Because the furniture industry is deeply connected to issues such as sustainability, deforestation and conservation, many manufacturers are beginning to see the impact they do have on the environment, not to mention the general consumer. "The furniture industry has a lot of power in conservation because we add the most value to wood resources," says Cooklin. "It has been impressive to see how quickly interest in this effort within the industry has grown."

While Groovystuff had always considered itself "into Mother Earth," it only recently began taking the steps to join the SFC and the Rainforest Aliance, actively seeking the means to better its sustainability practices. Bruning says he also sent in the initial application for a rediscovered wood certification, through the Rainforest Alliance, called SmartWood Rediscovered.

"I became a member of the SFC for awareness, pure and simple," says Bruning. "Education is everything in life, and we should make educated decisions in every aspect of our lives. I still don't know the answers to the things that we should be doing differently, but I am more informed each day and that is what is helping Groovystuff make small changes each day that lead to not only preservation for our natural resources, but also makes us more efficient as a company."

In 1999, the AHFA developed its own program to educate, promote and exemplify sustainability. The EFEC is a voluntary environmental management system; the acronym stands for Enhancing Furniture's Environmental Culture. "Basically, it was created and designed to reduce the environmental footprint of the manufacturing facility," says Perdue. "There is an aspect of EFEC that pushes sustainability up and down the supply chain. So EFEC moves you beyond compliance toward sustainability. It continually makes you ratchet down, so to speak, the reduction of that environmental footprint."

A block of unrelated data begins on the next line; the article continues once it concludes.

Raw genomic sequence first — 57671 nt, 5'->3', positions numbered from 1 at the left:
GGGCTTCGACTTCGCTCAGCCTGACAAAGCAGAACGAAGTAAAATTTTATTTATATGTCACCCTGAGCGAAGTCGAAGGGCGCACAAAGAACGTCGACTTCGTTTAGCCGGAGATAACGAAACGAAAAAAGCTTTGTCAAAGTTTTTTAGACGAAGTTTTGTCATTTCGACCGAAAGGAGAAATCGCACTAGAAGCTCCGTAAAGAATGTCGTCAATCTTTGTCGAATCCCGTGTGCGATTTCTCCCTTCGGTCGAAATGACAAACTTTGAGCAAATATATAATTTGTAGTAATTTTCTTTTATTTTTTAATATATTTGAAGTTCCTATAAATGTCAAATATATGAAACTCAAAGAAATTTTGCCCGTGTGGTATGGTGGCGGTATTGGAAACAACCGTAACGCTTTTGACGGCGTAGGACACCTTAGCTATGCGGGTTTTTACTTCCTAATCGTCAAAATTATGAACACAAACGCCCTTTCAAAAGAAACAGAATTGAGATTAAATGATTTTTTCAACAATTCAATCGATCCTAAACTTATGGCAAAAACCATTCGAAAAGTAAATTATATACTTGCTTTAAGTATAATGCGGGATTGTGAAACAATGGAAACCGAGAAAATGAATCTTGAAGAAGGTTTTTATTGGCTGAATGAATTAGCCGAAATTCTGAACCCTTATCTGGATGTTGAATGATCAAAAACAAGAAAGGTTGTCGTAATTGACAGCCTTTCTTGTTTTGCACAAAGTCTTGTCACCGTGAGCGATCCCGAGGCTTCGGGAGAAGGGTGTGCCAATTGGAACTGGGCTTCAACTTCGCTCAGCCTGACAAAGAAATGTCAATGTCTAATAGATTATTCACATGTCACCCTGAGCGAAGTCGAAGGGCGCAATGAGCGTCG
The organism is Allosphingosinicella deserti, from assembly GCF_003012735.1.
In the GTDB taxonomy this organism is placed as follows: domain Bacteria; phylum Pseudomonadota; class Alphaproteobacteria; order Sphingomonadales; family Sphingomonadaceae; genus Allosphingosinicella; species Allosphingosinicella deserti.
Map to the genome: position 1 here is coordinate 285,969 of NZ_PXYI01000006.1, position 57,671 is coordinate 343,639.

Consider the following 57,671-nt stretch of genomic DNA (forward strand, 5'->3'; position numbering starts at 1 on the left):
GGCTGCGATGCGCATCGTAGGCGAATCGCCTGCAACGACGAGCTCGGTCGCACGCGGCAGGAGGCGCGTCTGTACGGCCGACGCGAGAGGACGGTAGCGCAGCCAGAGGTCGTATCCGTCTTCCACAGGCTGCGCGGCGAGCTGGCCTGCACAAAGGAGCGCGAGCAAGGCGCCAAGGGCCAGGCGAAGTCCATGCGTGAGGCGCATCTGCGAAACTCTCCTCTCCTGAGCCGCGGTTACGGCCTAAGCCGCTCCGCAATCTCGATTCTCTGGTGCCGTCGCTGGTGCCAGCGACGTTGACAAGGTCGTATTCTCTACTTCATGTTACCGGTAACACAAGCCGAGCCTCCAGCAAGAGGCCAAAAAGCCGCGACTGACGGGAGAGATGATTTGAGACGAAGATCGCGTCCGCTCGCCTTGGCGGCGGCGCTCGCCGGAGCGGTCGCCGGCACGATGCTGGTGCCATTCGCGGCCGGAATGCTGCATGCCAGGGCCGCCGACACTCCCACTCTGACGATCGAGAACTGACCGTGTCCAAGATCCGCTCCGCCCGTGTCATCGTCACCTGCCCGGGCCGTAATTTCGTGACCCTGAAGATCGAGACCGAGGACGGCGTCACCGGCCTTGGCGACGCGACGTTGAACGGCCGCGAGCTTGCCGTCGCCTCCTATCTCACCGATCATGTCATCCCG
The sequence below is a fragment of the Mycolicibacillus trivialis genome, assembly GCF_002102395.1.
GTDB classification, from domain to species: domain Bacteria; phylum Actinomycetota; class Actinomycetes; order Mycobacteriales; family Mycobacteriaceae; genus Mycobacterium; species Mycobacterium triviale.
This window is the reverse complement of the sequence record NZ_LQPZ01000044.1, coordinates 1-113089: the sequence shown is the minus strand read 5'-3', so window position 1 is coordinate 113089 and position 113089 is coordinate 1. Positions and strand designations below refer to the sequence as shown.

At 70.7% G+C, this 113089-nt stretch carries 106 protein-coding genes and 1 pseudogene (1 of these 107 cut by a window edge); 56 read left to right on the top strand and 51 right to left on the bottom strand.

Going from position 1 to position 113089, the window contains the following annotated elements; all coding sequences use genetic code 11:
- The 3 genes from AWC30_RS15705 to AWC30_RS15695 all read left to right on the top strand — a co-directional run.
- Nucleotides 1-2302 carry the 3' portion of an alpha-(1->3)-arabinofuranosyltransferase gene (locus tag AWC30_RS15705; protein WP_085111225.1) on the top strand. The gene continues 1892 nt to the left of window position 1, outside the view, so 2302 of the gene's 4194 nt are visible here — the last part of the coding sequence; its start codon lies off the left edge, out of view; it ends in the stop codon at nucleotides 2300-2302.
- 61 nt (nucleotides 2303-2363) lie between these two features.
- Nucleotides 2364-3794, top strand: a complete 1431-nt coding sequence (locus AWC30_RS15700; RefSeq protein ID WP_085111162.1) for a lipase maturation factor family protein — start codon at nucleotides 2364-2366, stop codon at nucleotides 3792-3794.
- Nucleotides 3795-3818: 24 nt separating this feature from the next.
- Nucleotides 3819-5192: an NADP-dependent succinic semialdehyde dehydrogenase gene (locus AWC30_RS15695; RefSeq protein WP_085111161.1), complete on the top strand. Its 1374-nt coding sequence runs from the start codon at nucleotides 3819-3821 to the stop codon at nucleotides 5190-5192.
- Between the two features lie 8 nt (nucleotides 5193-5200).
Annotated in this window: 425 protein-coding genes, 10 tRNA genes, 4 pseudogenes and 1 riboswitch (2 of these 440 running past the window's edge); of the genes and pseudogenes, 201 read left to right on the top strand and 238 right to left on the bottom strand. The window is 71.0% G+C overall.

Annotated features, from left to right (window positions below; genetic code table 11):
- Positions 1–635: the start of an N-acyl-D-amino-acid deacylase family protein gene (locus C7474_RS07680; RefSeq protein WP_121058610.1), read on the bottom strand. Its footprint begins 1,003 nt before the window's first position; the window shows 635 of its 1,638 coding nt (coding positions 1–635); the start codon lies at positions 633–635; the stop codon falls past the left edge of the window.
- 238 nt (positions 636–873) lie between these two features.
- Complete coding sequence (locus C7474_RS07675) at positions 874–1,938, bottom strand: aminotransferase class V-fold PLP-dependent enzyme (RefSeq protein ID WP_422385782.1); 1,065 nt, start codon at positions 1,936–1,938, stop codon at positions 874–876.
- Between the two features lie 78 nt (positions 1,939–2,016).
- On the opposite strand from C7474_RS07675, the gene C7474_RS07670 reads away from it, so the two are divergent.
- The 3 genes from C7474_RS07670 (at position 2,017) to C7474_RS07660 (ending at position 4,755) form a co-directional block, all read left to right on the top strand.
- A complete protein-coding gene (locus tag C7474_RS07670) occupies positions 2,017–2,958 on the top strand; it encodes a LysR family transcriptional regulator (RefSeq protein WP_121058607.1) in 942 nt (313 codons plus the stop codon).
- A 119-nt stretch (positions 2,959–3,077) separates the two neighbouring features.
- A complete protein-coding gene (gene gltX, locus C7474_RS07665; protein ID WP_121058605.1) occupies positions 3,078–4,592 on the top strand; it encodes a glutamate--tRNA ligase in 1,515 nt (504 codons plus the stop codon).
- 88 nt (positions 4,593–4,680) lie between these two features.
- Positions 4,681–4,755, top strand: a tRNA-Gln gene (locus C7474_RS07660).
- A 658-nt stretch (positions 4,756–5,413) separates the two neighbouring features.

And the reduction of your environmental footprint, or carbon footprint, is the underlying goal of sustainability.

Initiatives like the SFC, Forest Stewardship Council and the Rainforest Alliance are all means to continually improve sustainable practices. These mechanisms, as Perdue calls them, are tools to learn about and promote sustainability, but most importantly, a way to commit to the cause.

The Sustainable Market

When JL Jackson, co-owner of Global Surroundings, moved to Singapore, she got involved in marketing furniture to other Americans in the country. However, Jackson soon realized she needed to find a designer to create custom pieces because they were in high demand.

"It wasn't our intention to be ecologically friendly," says Jackson. "We kind of fell into it." Jackson's unintentional crossover came when the designer she teamed up with shared with her his dedication to using old wood.

"He was an architect by trade, so he loved tearing down old homes and using components of them to build homes around Singapore that would have old beams but the structure of the house would be brick," says Jackson.

These days, Global Surroundings buys old wood homes from Indonesian citizens and uses the teak from them to create its furniture lines. In turn, Global Surroundings helps to rebuild brick homes for the townspeople.

"Not only are we getting great wood, but we're really helping the Indonesians who have no other way to obtain money to build a house," says Jackson. "So we give them the money, they get this great brick house they slowly start to build, and we take the teak wood."

According to Jackson, Global Surroundings began touting the fact it didn't cut down trees to make its furniture and instead, it uses rediscovered wood. "Our customers can have a wood that has a history to it," says Jackson. "Somebody used this particular floor board that's now [in their] outdoor dining table."

Like Global Surroundings, Groovystuff also makes use of rediscovered wood. Bruning uses parts and pieces of old farming equipment to create his collection. From wood wagon wheels, spokes and hubs to plows and even old iron rings, every inch of a designed piece of Groovystuff furniture comes from antique wood that can be 50, 80 or 100 years old. Bruning recently took to using tree root bulbs as a resource, as well.

"The root bulb on a 50-year-old teak tree and older can be up to 15 and 20 feet in height," says Bruning. "What [people] have been doing is digging it up to re-cultivate the land. They burn it. And that is horrible on the environment. So we are getting the root bulbs and turning it into furniture."